Tickets priced high
as Zion plays first
game as a pro
LAS VEGAS (AP) — Zion Williamson's first NBA show was a sellout.
And it ended earlier than the fans wanted.
The No. 1 overall draft pick by the New Orleans Pelicans didn't keep his adoring new public waiting for his display of dunks and power. With tickets commanding more than $500 on the resale markets throughout the day from those desperate to be part of the crowd — one that included LeBron James and Floyd Mayweather — Williamson took the floor as a pro for the first time Friday night at the NBA Summer League, scoring 11 points in nine first-half minutes against the New York Knicks and fellow former Duke star RJ Barrett.
But Williamson didn't play in the second half because of a knee-to-knee hit, and fans who were chanting "We want Zion! We want Zion!" weren't going to get any more than those first nine minutes.
So the event — maybe the hottest ticket in Vegas on a night when Reba McEntire and Brooks and Dunn were doing their thing at Caesars Palace, Gwen Stefani was at Planet Hollywood and Wiz Khalifa was playing a late show at a nightclub — ended earlier than anyone anticipated.
Former Clemson RB
drowns at state park
Tyshon Dye, a former running back for the Clemson and East Carolina football teams, drowned Friday during a picnic with his family at a state park in Georgia.
Dye, 25, was swimming at Richard B. Russell State Park with his two brothers when he started to tire in the water and couldn't make it back to shore, Elbert County coroner Chuck Almond said.
His two brothers saw him go under the water, but couldn't help him, Almond said.
The family called 911 at about 4:50 p.m. Friday. Dye's body was recovered later that afternoon, Almond said.
Dye's death was ruled an accidental drowning, he said.
Dye played at Elbert County Comprehensive High School before coming to Clemson. He was a reserve on the Tigers' 2016 national championship team, then transferred to East Carolina for his final college season.
Dye graduated from Clemson with a degree in parks, recreation and tourism management in May 2017. He played for the Clemson football team from 2014 through 2016.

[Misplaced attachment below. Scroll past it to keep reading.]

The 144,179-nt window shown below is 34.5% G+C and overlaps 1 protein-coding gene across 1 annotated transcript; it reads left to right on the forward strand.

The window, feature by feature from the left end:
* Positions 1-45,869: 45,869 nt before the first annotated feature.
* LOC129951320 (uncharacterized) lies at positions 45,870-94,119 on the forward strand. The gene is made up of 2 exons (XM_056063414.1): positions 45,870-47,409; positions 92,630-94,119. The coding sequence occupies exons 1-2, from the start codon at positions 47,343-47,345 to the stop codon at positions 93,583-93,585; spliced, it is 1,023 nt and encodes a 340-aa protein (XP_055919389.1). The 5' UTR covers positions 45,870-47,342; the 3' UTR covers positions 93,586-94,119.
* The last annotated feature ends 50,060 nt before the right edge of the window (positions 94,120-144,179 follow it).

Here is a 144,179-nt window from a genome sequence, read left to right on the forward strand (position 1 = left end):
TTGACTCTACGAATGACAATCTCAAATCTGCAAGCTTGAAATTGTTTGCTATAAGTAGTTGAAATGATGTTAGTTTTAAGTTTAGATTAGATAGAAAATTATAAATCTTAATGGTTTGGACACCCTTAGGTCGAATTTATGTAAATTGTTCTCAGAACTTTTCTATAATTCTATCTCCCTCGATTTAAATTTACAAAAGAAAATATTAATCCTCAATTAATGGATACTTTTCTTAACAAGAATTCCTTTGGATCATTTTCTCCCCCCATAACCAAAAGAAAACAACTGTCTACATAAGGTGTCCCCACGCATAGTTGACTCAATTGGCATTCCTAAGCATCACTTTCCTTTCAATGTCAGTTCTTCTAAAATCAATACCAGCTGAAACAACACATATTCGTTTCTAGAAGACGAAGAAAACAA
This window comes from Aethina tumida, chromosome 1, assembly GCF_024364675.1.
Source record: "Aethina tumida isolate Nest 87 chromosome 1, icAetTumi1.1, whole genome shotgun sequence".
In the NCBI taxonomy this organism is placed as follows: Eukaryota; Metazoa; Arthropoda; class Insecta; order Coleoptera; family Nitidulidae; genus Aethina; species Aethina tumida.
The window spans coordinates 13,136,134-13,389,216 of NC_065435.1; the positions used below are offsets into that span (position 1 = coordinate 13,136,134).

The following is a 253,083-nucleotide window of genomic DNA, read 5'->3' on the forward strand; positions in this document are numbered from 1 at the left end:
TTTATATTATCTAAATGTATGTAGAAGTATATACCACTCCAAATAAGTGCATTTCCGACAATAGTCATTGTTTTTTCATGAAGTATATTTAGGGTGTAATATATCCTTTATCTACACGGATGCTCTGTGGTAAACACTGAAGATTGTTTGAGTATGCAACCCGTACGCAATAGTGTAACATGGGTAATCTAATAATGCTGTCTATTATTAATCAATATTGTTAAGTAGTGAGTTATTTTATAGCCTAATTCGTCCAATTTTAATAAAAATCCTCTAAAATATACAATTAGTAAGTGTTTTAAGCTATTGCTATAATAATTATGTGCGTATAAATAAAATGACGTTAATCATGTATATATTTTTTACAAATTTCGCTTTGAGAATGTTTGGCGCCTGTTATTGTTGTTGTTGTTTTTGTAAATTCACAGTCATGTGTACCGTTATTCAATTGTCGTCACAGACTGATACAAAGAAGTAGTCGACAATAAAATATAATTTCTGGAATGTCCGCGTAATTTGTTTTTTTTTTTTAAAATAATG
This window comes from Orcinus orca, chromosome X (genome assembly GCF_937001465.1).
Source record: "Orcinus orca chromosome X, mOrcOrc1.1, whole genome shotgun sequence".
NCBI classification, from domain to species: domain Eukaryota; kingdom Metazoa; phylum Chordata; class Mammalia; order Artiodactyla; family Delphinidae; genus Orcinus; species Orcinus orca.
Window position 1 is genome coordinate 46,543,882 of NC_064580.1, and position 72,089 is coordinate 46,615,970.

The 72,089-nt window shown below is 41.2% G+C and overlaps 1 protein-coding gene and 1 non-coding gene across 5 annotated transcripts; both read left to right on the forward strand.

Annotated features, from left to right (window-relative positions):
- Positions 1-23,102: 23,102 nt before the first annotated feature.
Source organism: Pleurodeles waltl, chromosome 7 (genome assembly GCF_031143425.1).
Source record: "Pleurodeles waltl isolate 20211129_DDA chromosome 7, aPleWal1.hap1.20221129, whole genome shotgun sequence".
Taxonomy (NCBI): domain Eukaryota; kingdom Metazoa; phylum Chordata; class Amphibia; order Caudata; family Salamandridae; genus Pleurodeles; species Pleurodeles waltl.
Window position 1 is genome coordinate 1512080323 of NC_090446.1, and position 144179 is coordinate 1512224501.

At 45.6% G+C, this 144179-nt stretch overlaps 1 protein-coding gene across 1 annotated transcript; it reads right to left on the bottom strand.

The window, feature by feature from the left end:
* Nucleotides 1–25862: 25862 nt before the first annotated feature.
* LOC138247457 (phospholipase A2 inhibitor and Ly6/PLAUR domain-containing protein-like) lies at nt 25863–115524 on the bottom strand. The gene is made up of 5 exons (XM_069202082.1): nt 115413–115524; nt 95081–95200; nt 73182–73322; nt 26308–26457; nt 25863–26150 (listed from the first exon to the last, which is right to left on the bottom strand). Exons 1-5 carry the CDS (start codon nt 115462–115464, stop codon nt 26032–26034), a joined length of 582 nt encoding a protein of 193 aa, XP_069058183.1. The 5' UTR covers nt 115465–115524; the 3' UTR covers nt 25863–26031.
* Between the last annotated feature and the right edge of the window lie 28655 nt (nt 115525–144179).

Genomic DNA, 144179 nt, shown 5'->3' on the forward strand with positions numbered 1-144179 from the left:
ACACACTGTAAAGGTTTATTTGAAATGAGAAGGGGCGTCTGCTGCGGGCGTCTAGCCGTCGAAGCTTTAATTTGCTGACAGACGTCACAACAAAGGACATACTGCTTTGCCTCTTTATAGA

"All of our hearts are just broken," Head Coach Dabo Swinney said. "Our thoughts and prayers are with his family. I can honestly say Tyshon Dye is one of the sweetest souls I've ever been associated with or coached.
"We're just all heartbroken tonight, and we're praying for his family and know that he's been called home."
In his three seasons at Clemson, Dye rushed for 351 yards and five touchdowns on 76 carries. In his lone season with East Carolina, he rushed for 217 yards on 50 carries.
Football parking is being
adjusted to build
Clemson softball stadium
CLEMSON — Clemson is building its new softball stadium in a sensible spot, in Jervey Meadows, the grassy area adjacent to the baseball stadium. But that also happens to be the capital of Clemson's football tailgating village, the recreational vehicle lot.
Clemson has reconfigured its parking map around the softball stadium construction to preserve the RV community, but at the expense of at least 500 conventional vehicle spaces that have been relocated from Jervey Meadows.
RVs will now be positioned nose to nose with eight-foot walkways between them. Five hundred conventional vehicle spaces have been transferred from Jervey Meadows to expanded lots near the rowing center, track and field complex, the outdoor wellness center and the west side of the football stadium. Clemson also added 180 spaces in two previous unused lots.
Some of the new locations are approximately the same distance to Memorial Stadium or closer. Others will require a longer walk.
“It’s the price of change,” IPTAY CEO Davis Babb said recently. “Our parking folks are working hard to try to replace every space that we lose, because that's a very important part of what our folks want to do on game day.
"Obviously, there's the game, but the parking atmosphere is in some cases more important than exactly where they sit in the stands.”